Pinterest and YouTube have created a phenomena which makes DIY seem so easy and realistic. My dad was a craftsman with an entire garage full of tools that he actually used. I would play around in his workshop building stuff as a kid–one time I built bunk beds for my Cabbage Patch Kids, yes, I am owning that fact–and I always thought of myself as being pretty damn handy. So, of course, DIY is definitely the way to go for me to furnish my new apartment.
People put the craziest things in the trash. Last summer my husband and I found a fully functional teak garden table that was tossed out because of a broken hinge on the butterfly extension. After that, I started trolling before trash collection. I found this chair and I was inspired. Its burgundy stain was chipped and the wood was cracked in a few places. The cushion was kind of gross, faded fabric, and not particularly cushion-y.
First step, I removed the cushion.
Yeah, this just wouldn’t do. I went to the store and bought foam. I couldn’t find Dacron, which I read helps smooth out nice cushion stuffing, so I just added stuffing between two layers of foam and held it really tightly while I stapled the fabric to the board. I used clean section of an old table cloth that had a few stains on it for the fabric.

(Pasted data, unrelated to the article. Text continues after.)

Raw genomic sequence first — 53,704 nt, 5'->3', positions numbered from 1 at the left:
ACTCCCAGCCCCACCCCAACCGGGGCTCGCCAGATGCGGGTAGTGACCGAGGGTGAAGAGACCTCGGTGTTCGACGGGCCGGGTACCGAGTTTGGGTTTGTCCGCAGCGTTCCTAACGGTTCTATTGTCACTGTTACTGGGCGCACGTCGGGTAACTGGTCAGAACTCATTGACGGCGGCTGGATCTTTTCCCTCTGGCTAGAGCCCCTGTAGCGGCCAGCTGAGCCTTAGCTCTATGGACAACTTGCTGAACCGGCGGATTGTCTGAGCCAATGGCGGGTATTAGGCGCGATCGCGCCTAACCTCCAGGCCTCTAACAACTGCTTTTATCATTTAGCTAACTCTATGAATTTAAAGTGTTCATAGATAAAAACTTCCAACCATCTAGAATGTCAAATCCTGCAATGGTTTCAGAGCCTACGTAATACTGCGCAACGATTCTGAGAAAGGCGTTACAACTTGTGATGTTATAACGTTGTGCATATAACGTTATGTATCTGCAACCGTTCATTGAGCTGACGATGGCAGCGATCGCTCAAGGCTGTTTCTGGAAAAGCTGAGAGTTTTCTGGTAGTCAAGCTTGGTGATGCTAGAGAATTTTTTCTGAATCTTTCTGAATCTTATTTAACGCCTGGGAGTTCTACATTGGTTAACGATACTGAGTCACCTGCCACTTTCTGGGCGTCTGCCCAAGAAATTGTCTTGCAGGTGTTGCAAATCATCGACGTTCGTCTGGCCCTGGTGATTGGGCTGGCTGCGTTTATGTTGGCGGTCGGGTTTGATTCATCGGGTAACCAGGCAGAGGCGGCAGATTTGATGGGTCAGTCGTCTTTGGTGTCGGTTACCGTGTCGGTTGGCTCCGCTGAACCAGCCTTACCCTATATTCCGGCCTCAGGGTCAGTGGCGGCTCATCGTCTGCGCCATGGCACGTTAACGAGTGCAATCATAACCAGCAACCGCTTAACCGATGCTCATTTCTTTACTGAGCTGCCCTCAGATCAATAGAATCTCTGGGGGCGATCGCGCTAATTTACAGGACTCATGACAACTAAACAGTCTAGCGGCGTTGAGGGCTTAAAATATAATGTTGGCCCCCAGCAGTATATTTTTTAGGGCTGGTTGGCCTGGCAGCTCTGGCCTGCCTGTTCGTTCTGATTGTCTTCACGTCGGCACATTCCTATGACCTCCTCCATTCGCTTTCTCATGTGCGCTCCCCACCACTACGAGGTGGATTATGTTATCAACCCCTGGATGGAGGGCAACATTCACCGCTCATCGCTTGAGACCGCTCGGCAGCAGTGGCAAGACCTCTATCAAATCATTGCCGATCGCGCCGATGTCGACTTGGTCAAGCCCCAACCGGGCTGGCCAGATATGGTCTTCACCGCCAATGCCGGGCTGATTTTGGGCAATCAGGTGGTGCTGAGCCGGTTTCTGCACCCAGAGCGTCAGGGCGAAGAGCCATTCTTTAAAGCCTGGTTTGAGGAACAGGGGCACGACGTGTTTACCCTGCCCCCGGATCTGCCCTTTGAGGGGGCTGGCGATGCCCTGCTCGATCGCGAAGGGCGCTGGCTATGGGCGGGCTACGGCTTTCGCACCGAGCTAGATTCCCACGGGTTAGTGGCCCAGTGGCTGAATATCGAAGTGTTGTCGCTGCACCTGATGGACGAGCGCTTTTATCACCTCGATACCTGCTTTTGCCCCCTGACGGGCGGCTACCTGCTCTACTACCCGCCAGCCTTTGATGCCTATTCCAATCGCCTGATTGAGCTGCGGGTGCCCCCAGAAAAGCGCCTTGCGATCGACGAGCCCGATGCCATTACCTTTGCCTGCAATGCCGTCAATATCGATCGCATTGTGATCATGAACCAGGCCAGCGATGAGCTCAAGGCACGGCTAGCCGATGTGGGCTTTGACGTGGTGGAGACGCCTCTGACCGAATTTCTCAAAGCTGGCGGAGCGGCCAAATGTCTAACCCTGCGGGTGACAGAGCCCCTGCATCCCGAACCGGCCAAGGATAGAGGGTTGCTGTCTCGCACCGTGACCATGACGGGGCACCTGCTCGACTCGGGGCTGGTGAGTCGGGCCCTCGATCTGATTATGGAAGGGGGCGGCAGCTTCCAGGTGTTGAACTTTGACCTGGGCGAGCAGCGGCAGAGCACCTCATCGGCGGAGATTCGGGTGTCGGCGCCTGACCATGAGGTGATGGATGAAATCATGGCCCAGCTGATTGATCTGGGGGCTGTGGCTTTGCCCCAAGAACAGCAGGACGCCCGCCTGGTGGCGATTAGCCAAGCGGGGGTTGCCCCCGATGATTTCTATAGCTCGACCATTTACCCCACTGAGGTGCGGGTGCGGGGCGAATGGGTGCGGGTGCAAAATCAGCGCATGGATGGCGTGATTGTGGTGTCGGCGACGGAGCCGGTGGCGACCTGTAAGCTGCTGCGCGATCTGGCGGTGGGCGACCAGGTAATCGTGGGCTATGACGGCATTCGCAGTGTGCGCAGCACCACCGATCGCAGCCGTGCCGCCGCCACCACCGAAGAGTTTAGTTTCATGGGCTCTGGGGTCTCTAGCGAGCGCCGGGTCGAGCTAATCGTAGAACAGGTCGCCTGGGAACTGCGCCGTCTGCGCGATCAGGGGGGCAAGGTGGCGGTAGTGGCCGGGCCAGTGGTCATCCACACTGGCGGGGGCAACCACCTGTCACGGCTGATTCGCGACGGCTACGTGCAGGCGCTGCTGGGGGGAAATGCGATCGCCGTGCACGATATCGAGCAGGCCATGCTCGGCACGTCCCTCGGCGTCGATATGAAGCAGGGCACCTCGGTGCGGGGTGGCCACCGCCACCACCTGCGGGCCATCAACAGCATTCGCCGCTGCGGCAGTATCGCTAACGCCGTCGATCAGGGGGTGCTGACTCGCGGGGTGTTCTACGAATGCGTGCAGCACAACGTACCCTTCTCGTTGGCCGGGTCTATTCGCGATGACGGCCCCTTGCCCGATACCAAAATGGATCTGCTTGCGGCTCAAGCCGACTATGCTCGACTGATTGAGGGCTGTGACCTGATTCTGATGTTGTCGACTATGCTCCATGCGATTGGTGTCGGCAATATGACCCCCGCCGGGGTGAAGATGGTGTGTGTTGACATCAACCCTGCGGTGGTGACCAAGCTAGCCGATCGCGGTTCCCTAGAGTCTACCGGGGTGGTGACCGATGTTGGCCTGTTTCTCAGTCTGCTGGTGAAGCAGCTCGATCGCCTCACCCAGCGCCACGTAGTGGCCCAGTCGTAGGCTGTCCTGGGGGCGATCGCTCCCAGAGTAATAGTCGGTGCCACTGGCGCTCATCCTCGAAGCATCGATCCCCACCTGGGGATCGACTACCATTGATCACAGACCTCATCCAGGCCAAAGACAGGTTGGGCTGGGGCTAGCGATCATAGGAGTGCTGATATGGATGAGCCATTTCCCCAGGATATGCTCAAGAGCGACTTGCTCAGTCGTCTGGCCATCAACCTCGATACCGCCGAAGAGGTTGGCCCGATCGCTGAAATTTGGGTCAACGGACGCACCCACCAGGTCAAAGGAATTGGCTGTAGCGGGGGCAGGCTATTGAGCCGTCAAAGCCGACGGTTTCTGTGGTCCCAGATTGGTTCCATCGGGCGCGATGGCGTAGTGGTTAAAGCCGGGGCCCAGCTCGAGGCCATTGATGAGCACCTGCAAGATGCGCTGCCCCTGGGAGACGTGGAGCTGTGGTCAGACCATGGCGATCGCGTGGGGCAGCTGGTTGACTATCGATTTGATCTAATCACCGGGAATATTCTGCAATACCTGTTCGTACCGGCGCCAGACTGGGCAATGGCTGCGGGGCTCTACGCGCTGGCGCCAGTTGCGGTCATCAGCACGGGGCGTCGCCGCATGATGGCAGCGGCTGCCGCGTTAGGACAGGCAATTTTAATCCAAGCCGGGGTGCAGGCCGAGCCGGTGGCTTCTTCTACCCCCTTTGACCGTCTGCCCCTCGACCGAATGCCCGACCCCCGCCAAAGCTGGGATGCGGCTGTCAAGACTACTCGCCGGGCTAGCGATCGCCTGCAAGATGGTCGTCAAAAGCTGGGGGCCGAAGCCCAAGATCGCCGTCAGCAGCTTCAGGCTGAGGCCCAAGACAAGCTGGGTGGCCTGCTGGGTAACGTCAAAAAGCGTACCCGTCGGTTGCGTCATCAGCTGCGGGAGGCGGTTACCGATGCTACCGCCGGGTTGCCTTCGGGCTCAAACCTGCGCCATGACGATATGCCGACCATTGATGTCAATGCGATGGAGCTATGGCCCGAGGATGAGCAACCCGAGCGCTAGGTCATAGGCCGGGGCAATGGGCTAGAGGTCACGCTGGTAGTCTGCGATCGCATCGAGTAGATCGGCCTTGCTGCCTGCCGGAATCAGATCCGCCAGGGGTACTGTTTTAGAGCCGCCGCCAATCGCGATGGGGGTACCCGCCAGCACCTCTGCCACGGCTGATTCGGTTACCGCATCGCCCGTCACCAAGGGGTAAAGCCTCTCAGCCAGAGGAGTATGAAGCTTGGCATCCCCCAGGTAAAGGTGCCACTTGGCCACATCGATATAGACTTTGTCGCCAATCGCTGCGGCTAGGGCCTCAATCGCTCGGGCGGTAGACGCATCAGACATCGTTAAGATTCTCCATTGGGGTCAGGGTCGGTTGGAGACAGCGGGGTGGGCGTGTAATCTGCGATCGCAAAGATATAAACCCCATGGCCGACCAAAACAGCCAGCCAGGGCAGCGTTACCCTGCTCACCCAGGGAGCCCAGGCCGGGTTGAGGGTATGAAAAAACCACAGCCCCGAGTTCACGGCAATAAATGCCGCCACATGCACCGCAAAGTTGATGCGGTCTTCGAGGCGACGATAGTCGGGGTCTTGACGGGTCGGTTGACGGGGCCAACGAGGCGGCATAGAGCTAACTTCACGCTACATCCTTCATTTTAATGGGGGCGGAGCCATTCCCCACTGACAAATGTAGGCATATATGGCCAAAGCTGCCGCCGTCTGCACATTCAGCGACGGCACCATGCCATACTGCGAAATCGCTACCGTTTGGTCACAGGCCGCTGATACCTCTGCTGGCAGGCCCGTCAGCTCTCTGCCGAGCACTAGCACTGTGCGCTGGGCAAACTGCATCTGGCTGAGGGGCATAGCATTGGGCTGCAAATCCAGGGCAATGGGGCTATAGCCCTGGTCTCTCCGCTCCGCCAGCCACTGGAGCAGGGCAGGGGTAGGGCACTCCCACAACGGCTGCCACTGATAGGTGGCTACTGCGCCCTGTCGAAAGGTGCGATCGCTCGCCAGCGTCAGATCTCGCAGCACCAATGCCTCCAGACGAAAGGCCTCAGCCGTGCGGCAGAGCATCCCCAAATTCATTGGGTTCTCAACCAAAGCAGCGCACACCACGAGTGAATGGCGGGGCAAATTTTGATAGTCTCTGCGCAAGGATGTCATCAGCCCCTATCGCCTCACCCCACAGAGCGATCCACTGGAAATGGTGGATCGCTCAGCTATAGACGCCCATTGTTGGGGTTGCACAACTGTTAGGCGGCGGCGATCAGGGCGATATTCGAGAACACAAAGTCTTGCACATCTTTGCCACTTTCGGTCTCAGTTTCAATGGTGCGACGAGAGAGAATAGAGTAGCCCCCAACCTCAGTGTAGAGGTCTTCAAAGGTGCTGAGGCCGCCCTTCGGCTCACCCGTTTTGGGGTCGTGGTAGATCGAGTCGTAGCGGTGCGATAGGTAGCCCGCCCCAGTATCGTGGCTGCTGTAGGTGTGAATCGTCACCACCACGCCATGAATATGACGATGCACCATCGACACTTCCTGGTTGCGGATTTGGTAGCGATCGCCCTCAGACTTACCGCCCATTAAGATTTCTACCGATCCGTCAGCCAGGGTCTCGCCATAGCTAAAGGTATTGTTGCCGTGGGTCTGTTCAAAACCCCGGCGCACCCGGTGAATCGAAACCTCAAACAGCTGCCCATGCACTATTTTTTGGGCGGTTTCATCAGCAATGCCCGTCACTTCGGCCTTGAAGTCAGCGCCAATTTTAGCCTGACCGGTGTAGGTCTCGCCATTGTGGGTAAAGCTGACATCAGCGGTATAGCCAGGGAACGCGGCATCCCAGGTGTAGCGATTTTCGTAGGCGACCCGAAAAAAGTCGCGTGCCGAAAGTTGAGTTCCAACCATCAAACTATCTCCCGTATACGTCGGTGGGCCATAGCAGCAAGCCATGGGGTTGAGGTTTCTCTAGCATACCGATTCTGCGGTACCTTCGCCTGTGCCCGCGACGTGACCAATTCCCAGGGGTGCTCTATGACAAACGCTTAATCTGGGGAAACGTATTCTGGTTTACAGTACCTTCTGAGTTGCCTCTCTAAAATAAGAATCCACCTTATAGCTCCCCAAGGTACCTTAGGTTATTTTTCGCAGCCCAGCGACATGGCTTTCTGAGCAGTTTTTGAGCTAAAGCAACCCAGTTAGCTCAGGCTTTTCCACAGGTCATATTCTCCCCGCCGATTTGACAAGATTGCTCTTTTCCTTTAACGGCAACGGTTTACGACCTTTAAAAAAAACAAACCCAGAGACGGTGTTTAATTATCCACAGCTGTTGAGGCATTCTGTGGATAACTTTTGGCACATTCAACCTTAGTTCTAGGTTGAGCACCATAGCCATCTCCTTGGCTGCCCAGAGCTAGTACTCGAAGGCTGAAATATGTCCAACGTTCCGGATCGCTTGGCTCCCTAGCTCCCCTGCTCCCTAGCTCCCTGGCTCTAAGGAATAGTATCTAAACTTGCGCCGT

I sanded the chair to remove most of the original burgundy. I wanted the wood shade to be closer in color to the other wood furniture I already have. I did not do the best job sanding. Really, I was just too lazy to get into the corners created by the carved wood. I focused on smoothing out the cracks and removing most of the visible color. I then stained the wood with two coats of natural color, and then lacquer.
My husband had the fantastic idea for how to adhere the cushion to the chair. I took the original nails that directly tacked the thin fabric to the wood, and cut off the head of the nail and hammered them into the existing holes, stake-like fasteners onto which I could hammer the cushion.
It worked very well. Once on the frame, I hammered about five nails discretely into pleats of the seat just to make it more secure. Then I added a black fabric border to hide the wood/cushion seem, to make it look a little less rustic, a little more refined.
I am quite proud of the finished product, but it really was not as easy as it might seem. The most difficult part was the sanding and staining, but pretty good for a first try and a free chair (the only cost was the foam as I had all the other tools at home).